Senate Minority Leader Mitch McConnell, R-Ky., called Greene’s comments one of her “frequent outbursts that are absolutely outrageous and reprehensible.” Still, he said any disciplinary action against her would have to come from the House.

Rep. Elise Stefanik, the No. 3 House GOP leader, said “equating mask wearing and vaccines to the Holocaust” minimized “the most significant human atrocities ever committed.”

The furor is just the latest provocative chapter in the activist-turned-lawmaker’s brief tenure in the House.

Earlier this month, Greene followed Rep. Alexandria Ocasio-Cortez off the House floor, shouting that the Democrat supported “terrorists” and doesn’t “care about the American people.” She also appeared in Facebook Live video filmed outside Ocasio-Cortez’s office, taunting the congresswoman through the mail slot of a locked door to “get rid of your diaper and come out and be able to talk to the American citizens.”

Before her election, Greene supported Facebook posts that advocated violence against Democrats and the FBI. In one 2018 post, she speculated that “lasers or blue beams of light” controlled by a left-wing cabal tied to a powerful Jewish family could have been responsible for sparking California wildfires.

And in February 2019, Greene appeared in an online video filmed at the U.S. Capitol, arguing that two Muslim lawmakers weren’t “really official” members of Congress because they didn’t take the oath of office on the Bible.

(AP)

7 COMMENTS

  1. Rep Greene is a shining light for what is good and decent in a scum pond of evil that is the US congress these days. May H’ give her the koychos to keep up the good fight!

  2. She insulted someone be calling them a Nazi. What’s wrong with that. Baruch ha-Shem that the name of our enemy has become a generic curseword even among the goyim (BTW, note that “cossack” are “crusader” not considered “cursewords” among the goyim).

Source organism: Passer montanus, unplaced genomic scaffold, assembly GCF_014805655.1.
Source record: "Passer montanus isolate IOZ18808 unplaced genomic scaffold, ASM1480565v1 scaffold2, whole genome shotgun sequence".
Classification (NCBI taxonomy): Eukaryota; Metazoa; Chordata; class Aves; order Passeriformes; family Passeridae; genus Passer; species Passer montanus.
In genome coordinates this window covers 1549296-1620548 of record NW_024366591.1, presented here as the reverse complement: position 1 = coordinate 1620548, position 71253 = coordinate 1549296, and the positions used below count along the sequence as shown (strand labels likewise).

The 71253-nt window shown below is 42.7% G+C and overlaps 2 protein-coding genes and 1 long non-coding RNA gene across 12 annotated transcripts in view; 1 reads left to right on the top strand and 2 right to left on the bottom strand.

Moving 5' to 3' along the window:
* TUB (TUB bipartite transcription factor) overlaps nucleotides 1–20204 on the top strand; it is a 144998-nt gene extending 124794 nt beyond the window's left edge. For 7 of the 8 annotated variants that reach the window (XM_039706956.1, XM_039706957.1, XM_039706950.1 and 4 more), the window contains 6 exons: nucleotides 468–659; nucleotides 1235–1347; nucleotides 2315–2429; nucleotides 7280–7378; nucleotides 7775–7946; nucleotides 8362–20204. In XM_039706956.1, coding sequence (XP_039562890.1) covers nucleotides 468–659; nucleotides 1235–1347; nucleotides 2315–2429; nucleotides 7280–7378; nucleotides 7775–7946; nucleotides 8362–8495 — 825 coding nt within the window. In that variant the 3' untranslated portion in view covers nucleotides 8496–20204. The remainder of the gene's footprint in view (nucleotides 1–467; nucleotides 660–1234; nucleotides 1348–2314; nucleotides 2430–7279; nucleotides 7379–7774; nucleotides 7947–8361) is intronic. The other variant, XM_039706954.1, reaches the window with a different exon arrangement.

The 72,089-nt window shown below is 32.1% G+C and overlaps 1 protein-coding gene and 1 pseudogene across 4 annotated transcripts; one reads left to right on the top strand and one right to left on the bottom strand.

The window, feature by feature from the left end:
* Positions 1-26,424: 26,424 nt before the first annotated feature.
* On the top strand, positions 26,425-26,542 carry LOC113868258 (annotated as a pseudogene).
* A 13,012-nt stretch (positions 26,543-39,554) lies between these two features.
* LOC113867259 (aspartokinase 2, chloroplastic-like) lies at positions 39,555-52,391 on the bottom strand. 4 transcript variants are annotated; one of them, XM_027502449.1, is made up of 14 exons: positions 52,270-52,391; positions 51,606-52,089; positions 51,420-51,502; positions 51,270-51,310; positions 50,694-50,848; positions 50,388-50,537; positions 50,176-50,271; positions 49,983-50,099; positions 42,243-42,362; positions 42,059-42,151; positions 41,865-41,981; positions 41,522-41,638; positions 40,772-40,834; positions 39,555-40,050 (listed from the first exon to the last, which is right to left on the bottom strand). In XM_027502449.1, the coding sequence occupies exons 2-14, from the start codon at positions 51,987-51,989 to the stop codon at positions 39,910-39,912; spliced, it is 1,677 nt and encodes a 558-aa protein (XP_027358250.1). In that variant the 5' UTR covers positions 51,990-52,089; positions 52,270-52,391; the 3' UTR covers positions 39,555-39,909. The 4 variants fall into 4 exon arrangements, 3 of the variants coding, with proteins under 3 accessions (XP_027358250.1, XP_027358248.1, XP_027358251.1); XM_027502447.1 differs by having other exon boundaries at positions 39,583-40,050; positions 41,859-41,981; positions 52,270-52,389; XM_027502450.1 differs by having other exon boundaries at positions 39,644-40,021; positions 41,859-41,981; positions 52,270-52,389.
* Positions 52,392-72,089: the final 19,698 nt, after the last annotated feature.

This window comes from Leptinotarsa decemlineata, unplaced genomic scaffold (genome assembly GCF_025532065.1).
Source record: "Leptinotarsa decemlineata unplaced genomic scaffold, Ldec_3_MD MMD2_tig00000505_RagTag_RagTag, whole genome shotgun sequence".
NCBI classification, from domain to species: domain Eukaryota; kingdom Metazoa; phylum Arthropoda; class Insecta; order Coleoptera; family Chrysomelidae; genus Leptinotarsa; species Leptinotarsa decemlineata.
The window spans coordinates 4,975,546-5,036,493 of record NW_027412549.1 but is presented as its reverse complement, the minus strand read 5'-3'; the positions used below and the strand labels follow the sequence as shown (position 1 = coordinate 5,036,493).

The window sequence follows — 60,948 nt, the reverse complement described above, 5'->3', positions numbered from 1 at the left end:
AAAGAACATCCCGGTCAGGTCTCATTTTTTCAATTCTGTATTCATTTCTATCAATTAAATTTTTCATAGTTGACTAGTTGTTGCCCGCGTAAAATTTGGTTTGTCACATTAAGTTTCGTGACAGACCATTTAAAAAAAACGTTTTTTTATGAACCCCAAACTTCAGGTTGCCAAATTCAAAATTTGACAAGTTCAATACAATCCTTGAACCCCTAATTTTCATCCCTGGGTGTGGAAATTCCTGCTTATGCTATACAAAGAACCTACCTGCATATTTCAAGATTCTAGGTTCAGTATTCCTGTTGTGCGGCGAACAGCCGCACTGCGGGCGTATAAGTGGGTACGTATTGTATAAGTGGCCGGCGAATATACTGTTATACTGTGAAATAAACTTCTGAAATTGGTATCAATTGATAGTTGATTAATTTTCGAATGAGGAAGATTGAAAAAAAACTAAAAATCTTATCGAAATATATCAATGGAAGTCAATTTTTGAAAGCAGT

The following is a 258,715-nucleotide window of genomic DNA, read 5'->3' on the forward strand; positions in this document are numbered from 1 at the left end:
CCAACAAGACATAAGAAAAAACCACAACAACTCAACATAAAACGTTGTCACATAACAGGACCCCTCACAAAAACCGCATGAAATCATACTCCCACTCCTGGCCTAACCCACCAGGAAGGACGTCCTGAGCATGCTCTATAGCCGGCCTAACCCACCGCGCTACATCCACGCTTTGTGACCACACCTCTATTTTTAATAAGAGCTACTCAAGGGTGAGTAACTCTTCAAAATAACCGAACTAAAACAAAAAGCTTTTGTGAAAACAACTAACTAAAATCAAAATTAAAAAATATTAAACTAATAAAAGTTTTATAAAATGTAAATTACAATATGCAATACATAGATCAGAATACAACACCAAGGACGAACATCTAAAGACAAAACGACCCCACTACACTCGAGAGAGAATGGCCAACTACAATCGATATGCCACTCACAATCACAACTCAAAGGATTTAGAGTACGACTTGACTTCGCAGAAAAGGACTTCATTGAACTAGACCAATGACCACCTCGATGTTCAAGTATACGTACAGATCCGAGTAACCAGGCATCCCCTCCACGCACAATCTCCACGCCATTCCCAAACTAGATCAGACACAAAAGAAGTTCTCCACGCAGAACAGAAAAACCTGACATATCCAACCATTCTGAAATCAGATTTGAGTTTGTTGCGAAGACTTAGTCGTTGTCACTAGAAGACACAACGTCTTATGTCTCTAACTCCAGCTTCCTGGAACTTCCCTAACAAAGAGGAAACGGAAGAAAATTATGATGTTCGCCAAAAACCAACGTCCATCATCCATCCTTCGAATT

3. And what took the republican leadership so many days to comment on the vile statements of this anti Semitic witch?
    The vile Omar made anti Semitic comments on a Sunday night in February 2019, the very next day Pelosi and democratic leadership strongly denounced her.
    Republicans are frightened to alienate their white supremacist supporters.

  4. She is not antisemitic at all
    May be a little over the top in her words and views but they are not dangerous like the Sqad.
    I have heard her speak and there is no antisemitism
    Why is the squad still allowed to exist in politics

  5. Fascinating. This evil lunatic, paraphrasing Liz Cheney that leftwing radical, posited that California wildfires were caused by a space laser financed by the ROTHSCHILDS. The same family used for centuries as a conspiracy that Jews control the world, but, no she’s not anti Semitic.
    Some Jews are their own worst enemies unfortunately.

  6. rt: What is your evidence that she is an anti-Semite (to insult people, she compares them to Nazis – if she was an anti-Semite that would not be a complement)? And you claim she engages in witchcraft (that you believe in Wicca suggests you shouldn’t be on a Jewish list – even Reform Jews don’t do witchcraft).